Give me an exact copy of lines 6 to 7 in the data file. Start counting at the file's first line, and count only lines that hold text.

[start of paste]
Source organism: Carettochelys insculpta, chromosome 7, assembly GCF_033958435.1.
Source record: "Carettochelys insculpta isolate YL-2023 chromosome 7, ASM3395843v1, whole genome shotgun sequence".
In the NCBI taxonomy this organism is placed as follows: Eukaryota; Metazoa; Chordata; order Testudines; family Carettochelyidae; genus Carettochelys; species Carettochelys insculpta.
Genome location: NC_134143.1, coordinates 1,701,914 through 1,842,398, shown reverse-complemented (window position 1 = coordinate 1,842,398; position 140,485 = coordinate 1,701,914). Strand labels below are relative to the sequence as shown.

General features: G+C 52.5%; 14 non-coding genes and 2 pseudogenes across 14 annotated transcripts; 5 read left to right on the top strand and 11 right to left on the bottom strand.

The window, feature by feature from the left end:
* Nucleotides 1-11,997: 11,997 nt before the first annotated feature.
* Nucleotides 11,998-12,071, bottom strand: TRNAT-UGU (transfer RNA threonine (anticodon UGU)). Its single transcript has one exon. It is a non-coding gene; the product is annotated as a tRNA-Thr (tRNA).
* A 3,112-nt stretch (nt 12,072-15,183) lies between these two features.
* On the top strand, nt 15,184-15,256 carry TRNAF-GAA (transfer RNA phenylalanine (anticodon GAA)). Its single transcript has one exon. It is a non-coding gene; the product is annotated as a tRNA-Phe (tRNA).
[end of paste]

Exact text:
The window, feature by feature from the left end:
* Nucleotides 1-11,997: 11,997 nt before the first annotated feature.